Learning Angular 2: Populating Properties With the Constructor And Using Promise.all

Angular 2 , Angular 2 Learning No Comments »

Version 0.0.5 of my GuildRunner sandbox Angular 2 application was focused on updating the model object graph of the application (mainly to provide more opportunities for exploring forms), which included the following changes:

  • Removed the Address domain class and replaced it with a Location object containing traditional, basic address properties. 
  • Created a Person class containing properties such as first name and last name as well as a "residence" property that is an instance of Location.
  • Added the concept of "Chapter", where each Guild has a number of geographically-based Chapters.  Each Chapter domain class is associated with a Guild and has a "location" property that is an instance of ChapterLocation, another new domain class that extends Location and contains properties like "floors" and "entryPoints".
  • Removed the Member domain class and replaced it with ChapterMember, which extends the Person class.
  • Simplified the Guild domain class.
  • Created new master list view for the Chapters and ChapterMembers and added them to the navigation bar.


Learning Angular 2: Experiment in Validating a Template-Driven Forms

Angular 2 , Angular 2 Learning No Comments »

Version 0.0.4 of my GuildRunner sandbox Angular 2 application is now available.

In an earlier post, I shared my thoughts after working through the examples on the official documentation page for template-driven forms.  I came away underwhelmed with the features designed to help with validating the form input:

  • The classes Angular adds to form controls to indicate the control state are based on interactions with the DOM and don't reflect the state of the model data attached to the control (for example, once a form control is marked as "dirty", changing the control value back to its original value does not re-mark it as "clean").

  • Some basic form control attributes (like "required") could be used to set validation constraints that Angular would use to toggle the valid/invalid class on the control, but not the validation attributes introduced in HTML5, and there was no documentation about what worked and what didn't.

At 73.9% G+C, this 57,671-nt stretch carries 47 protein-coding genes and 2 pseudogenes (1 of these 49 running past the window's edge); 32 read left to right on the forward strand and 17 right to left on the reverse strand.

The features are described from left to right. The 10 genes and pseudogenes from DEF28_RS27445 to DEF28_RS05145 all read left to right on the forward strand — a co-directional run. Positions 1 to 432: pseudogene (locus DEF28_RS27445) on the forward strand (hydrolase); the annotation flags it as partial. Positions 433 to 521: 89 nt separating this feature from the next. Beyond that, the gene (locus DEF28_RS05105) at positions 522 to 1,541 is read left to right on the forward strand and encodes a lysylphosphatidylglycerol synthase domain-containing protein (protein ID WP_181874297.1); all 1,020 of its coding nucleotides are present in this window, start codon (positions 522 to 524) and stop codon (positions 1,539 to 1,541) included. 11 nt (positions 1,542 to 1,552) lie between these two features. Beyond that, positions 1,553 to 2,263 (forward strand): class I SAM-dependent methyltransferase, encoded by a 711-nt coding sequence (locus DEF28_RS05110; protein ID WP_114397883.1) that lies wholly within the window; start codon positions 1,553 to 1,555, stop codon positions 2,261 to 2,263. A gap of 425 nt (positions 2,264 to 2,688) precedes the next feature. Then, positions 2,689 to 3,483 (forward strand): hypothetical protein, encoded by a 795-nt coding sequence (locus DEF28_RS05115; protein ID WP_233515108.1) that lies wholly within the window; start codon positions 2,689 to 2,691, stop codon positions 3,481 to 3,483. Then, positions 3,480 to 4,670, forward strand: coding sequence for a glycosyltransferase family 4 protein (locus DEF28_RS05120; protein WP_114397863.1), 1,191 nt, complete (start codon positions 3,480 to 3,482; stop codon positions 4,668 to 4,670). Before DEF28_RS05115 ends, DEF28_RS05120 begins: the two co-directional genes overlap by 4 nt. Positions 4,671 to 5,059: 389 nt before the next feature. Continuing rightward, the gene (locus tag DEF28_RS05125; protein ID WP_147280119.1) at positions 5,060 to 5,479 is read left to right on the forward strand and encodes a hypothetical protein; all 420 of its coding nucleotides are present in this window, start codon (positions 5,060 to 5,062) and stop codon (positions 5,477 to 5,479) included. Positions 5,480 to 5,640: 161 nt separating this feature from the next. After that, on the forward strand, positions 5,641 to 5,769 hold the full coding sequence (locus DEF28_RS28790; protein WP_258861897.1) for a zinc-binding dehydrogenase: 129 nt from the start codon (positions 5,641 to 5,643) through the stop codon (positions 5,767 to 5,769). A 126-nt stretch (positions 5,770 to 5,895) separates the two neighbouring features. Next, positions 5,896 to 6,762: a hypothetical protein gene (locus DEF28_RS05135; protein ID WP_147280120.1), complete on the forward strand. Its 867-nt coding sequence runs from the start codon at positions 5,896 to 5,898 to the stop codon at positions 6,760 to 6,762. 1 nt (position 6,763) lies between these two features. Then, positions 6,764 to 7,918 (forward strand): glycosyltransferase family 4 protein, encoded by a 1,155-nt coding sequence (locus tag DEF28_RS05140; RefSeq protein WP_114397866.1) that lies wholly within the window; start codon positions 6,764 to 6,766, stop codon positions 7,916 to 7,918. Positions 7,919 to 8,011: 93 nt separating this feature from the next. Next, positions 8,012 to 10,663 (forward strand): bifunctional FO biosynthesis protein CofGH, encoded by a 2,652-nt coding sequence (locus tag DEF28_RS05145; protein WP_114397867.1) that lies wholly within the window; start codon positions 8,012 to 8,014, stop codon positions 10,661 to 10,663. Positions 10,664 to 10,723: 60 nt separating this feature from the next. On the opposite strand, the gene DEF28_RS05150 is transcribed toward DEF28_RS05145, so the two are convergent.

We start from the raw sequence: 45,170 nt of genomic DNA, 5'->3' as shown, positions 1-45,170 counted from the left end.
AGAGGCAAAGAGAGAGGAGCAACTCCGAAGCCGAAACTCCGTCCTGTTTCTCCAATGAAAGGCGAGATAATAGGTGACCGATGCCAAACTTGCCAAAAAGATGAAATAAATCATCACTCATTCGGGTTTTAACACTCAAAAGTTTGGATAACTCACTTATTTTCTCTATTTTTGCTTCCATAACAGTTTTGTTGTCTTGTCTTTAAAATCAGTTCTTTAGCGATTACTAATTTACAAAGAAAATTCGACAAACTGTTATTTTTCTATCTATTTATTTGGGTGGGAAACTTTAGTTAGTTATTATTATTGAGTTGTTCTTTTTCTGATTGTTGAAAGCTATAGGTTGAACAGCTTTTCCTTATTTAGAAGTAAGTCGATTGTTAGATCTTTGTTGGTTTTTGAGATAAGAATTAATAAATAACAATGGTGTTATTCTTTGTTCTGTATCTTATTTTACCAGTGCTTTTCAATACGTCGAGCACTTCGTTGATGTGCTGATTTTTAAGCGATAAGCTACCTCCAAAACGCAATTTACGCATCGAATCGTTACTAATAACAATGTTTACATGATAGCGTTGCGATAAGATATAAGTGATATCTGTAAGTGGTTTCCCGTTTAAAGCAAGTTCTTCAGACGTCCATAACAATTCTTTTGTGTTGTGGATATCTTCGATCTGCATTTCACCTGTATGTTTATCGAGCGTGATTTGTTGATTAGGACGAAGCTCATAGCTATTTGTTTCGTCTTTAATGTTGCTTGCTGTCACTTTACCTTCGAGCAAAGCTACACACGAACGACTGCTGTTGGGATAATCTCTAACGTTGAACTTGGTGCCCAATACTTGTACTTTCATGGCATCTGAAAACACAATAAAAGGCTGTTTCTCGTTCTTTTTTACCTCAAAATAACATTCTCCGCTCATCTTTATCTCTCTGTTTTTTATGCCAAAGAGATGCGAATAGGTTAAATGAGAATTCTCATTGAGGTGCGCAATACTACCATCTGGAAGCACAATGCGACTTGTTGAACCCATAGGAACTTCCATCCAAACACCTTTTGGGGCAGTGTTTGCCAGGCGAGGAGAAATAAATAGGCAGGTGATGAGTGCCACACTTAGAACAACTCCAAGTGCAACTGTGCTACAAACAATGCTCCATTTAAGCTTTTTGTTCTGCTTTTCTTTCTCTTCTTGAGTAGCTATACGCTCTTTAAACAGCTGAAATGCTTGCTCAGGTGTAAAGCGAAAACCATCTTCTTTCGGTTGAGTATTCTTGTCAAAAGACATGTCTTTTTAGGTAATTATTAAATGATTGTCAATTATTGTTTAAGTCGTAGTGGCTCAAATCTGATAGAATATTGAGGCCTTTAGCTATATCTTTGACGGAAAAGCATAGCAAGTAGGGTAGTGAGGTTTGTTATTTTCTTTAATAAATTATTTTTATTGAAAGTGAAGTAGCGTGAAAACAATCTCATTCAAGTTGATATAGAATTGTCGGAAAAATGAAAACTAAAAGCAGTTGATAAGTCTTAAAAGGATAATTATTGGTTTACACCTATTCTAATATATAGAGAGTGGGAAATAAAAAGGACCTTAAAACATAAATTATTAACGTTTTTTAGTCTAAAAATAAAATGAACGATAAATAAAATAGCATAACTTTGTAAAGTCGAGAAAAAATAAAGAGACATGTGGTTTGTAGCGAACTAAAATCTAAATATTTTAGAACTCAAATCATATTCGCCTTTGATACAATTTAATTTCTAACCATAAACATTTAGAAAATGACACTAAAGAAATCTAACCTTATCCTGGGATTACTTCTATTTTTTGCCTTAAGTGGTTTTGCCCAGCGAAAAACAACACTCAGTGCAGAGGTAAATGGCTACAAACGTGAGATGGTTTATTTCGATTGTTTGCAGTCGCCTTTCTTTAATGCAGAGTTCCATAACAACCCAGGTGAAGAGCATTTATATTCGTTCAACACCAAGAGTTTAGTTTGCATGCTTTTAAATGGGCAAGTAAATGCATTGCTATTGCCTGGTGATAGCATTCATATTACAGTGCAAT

• Even when Angular could toggle the valid/invalid class correctly, that only indicated that the form control should be considered invalid, not why it was invalid.

(The change log for the recently released RC6 version of Angular 2 hints that some of these issues may have been addressed.)

So when I decided that the next feature of GuildRunner would be a detail component for adding or editing a guild, I knew figuring out my strategy for validating the form would be a big part of the work involved.  What I came up for this release is a rough, first draft of an approach where the form takes its validation cues from validation logic and state data stored in the component.  There is a lot of room for improvement should I decide that this approach is viable and a reasonable alternative to the other method of generating and managing forms in Angular 2 (dynamic forms).


Groovy Gotcha With the Every() Collection Method

Groovy 2 Comments »

In the Groovy programming language, every object that implements the Iterable interface (such as List and Map objects) comes with the every() method.  The every() method takes a closure as an argument and is supposed to evaluate whether every item in the collection meets the condition set forth in the closure:

assert [ 3, 4 ].every{ element -> element > 2 }  //true
assert [ fingerCount: 10, toeCount: 10 ].every{ key, value -> value == 10 } //true

Given that, you might reasonably expect that the every() method would return false when executed against an empty collection. But it doesn't:

assert [].every{ element -> element > 2 }  //true
assert [ : ].every{ key, value -> value == 10 }  //true 

There is a JIRA ticket about this issue: https://issues.apache.org/jira/browse/GROOVY-7207. The initial commenter's guess is probably correct: that the every() method starts with a default return value of true and only becomes false if and when an item in the collection fails the conditional test, so an empty collection fails to affect the default value of true.

Still, it's not what I would have expected, and I was unaware of the behavior until I encountered it for myself.

Learning Angular 2: Upgrading to Angular 2 RC5

Angular 2 , Angular 2 Learning , IntelliJ IDE No Comments »

Version 0.0.3 of my GuildRunner sandbox Angular 2 application is now available.  All of the differences between this version and the previous version (minus the updates to the version number and the README file) are changes made to upgrade the application to use Angular 2 RC5 (release candidate 5).

While there were some changes to the router/routing syntax, the biggest change that comes with RC5 is the introduction of Angular modules and the @ngModule decorator.  There is a long documentation page about Angular modules in the official developer guide, but essentially Angular modules allow you to bundle sets of shared injectable dependencies into a single file that provides those dependencies "downstream".


Augury: An Elegant Tool For Inspecting Angular 2 Applications

Angular 2 No Comments »

In episode 105 of the Adventures in Angular podcast, the panel spoke with one of the developers behind an open-source development tool called Augury. Augury is a Chrome extension that adds an "Augury" tab to the Chrome Development Tools panel, and that tab displays real-time information regarding Angular 2 activity on the current web page.